PLATTSBURGH — Nearly 70 percent of the state’s third- through eighth-graders are not proficient in English language arts and math, according to this year’s state test scores.
And the results just released from Clinton, Essex and Franklin county schools about match or exceed that figure.
Although the State Education Department forewarned that this would likely be the case due to newly implemented state standards, it was still difficult for educators like Kathryn Brown to see the results for herself.
“The wind still gets knocked out of you,” said the Chazy Central Rural School teacher.
Commissioner of Education Dr. John King Jr., who discussed the scores during a media conference call Wednesday, said that just 31.1 percent of students in grades three through eight across the state met or exceeded the English-language-arts proficiency standard and 31 percent, the math proficiency standard.
The numbers mark a dramatic drop in scores from last year, when 55.1 percent of students in those grades across the state met or exceeded the English-language-arts (ELA) proficiency standard and 64.8, the math proficiency standard.
In Clinton County schools, 26.25 percent scored high enough to match or better the standard in English language arts, with 22.55 percent passing the math-proficiency tests.
The ELA percentage for students in Essex County schools came in at 30.18 percent, with 22.1 percent meeting or exceeding the math standard.
And in Franklin County, 19.2 percent of pupils who took the tests met or bettered the ELA standard, with 16.06 percent passing in math.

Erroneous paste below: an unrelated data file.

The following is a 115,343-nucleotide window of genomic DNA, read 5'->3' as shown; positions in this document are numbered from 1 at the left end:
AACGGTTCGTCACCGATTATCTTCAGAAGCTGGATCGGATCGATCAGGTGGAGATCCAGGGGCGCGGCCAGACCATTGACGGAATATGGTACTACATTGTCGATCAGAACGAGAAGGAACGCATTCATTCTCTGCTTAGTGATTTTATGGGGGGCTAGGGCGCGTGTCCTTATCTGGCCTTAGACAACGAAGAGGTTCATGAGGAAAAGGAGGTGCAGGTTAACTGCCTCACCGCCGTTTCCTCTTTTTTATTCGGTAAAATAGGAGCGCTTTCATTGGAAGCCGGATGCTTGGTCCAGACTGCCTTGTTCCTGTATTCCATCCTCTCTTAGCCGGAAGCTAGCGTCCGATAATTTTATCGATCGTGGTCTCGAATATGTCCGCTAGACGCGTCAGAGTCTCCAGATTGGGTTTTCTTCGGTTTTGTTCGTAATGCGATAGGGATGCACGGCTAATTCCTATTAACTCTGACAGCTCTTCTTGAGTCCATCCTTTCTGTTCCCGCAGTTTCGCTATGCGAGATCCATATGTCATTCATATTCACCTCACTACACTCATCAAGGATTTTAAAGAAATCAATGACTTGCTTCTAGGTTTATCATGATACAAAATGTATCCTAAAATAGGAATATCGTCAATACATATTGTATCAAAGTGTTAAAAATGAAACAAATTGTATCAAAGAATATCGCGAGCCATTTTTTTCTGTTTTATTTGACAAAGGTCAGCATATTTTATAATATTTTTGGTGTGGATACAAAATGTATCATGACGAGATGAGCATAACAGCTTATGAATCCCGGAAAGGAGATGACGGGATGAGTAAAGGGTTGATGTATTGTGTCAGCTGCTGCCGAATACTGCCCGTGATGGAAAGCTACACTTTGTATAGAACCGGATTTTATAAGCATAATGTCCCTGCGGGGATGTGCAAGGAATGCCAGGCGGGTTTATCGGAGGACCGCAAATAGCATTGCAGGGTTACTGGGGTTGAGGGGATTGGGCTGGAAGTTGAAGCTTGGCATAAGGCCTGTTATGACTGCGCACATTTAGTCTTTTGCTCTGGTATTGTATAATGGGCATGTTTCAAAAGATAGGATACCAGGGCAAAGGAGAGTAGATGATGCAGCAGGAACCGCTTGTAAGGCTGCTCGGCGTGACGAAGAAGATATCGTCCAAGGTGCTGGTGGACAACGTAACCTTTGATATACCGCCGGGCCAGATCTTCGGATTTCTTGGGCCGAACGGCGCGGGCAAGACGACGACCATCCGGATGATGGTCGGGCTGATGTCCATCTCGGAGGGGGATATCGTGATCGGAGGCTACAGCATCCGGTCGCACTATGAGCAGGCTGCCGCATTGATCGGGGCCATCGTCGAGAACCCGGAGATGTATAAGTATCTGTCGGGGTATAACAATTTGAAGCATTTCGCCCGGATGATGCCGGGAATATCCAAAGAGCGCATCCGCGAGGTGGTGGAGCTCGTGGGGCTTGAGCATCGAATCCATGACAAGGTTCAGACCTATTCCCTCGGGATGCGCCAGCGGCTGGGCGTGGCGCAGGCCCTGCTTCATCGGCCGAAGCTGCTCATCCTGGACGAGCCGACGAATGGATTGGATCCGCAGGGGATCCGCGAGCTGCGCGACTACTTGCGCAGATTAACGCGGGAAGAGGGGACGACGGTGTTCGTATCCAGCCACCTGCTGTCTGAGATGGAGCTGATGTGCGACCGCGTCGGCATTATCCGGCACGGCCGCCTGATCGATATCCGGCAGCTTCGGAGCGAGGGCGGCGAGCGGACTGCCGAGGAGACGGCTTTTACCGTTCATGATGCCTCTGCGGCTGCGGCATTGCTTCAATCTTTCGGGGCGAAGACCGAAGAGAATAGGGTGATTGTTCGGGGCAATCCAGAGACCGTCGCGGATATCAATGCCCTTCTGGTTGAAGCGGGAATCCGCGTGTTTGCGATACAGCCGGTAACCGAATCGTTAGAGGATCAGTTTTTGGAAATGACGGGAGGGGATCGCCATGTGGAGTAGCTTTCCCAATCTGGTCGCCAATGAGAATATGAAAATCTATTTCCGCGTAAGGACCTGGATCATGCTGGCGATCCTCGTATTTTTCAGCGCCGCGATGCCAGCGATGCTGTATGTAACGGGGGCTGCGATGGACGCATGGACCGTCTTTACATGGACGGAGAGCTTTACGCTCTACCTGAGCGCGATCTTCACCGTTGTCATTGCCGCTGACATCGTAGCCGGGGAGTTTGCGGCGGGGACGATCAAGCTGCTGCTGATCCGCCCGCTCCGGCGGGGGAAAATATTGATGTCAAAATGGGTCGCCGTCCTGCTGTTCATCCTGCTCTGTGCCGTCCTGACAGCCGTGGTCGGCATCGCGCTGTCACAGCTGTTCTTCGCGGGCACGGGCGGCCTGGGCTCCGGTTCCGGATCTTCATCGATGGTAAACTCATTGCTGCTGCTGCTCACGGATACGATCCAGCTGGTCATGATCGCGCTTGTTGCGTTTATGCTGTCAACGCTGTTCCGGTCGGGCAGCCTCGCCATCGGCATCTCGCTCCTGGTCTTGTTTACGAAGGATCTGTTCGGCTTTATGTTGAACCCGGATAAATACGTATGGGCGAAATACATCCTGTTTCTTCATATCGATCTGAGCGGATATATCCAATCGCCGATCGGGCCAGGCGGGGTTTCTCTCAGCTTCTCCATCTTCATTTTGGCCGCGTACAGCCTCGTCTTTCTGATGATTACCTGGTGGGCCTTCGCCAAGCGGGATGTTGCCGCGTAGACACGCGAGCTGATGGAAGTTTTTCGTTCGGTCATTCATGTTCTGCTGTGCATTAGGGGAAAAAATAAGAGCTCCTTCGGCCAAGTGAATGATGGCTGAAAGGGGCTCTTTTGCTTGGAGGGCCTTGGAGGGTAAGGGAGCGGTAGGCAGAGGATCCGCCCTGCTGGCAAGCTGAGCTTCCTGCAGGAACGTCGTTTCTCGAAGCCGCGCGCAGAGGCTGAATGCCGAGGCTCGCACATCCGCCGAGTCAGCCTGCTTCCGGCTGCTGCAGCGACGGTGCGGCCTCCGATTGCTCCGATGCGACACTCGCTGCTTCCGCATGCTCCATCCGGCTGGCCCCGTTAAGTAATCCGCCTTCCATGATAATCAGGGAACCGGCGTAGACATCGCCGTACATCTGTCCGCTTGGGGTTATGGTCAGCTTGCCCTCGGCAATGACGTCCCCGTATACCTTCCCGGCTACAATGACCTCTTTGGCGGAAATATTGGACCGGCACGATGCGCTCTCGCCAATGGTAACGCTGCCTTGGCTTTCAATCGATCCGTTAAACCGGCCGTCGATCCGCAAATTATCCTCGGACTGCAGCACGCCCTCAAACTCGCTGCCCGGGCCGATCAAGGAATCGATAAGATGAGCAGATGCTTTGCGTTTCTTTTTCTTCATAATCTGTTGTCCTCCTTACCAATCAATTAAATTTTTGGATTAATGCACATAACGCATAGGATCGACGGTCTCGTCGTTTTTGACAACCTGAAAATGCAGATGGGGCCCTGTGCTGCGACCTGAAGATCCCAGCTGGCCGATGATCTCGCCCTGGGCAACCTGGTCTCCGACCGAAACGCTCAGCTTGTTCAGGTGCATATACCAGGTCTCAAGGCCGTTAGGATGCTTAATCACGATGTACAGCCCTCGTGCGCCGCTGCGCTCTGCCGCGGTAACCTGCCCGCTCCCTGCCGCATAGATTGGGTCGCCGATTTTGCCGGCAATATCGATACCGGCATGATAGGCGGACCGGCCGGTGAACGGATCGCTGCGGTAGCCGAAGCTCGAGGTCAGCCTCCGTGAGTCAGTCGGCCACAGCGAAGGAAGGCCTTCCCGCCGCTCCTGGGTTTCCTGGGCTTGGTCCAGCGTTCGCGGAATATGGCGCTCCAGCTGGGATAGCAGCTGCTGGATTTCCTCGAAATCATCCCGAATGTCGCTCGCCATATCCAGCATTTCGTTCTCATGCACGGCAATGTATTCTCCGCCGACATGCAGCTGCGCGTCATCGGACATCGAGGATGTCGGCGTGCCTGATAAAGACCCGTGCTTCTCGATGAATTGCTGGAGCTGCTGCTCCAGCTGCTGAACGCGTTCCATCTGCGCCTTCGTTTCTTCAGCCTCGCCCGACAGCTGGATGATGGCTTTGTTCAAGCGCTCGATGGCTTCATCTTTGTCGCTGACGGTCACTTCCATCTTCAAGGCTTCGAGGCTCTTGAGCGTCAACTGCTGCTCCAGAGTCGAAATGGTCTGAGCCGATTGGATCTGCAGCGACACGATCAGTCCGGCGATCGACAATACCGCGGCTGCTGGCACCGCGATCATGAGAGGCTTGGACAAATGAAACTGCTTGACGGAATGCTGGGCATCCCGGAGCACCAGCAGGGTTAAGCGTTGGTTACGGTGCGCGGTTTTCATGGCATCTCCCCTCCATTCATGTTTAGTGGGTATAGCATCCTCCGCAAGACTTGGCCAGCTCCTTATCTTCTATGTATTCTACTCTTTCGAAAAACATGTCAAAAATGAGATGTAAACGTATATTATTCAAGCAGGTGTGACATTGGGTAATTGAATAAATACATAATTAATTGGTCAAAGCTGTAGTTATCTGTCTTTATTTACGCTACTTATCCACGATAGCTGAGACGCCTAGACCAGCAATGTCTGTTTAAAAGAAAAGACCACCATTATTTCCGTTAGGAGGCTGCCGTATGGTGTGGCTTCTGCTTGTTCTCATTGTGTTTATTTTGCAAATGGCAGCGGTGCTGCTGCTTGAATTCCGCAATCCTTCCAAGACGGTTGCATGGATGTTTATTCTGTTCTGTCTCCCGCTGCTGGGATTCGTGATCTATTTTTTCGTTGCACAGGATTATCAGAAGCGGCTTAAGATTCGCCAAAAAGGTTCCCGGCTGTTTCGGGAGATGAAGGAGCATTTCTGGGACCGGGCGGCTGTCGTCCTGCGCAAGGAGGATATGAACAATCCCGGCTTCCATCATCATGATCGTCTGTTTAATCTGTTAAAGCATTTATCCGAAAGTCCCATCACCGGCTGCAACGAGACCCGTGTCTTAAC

Numbers were not available on Wednesday for individual school districts.
“The first thing we need to realize is that it is not going to be productive to compare these scores to last year’s,” Elizabethtown-Lewis Central School Superintendent Scott Osborne said in an interview with the Press-Republican.
“These tests are based upon new curriculum that other states are taking a year to become familiar with. In New York, we were the only state, I believe, to jump into the new assessments immediately.”
The results, King said, establish a new baseline.
That new curriculum, first implemented and tested during the 2012-13 academic year, is that of the Common Core Standards.
“Its important to emphasize that the changes in scores do not mean that schools have taught less or students have learned less,” King said.
The standards, he explained, are designed to better prepare students for success in college and career and are a much more rigorous curriculum than was taught before.
“There is more of a focus on new skill sets needed in the workplace: writing more authentically, analyzing something that you read in a deeper fashion,” Osborne said.
“There is also added emphasis on the skills that we believe are needed in the 21st century, such as collaboration and critical thinking.”
Still, King noted, the test scores “reflect what we have long known about the college and career readiness of our students.”
While the state’s graduation rate is 74 percent, he noted, just 35.3 percent of those students are leaving high school college- and career-ready.
Brown, however, feels the Common Core is not developmentally appropriate, especially for the younger grade levels.
“We’re talking about tests that are for third-through-eighth graders ... No standardized test given to a third-through-eighth-grader determines whether or not they are college and career ready.
“There is absolutely no way that 31 percent of the children are at grade level and everybody else isn’t,” she said.
But the country and the state, according to King, have been reluctant in past years to acknowledge just how unprepared students really are for success after high school.
“We have worked over the last four years ... to provide a more accurate view,” he said, adding that it is far better to give families a picture of their students’ performance in fourth grade rather than allowing them to enter college without the proper tools.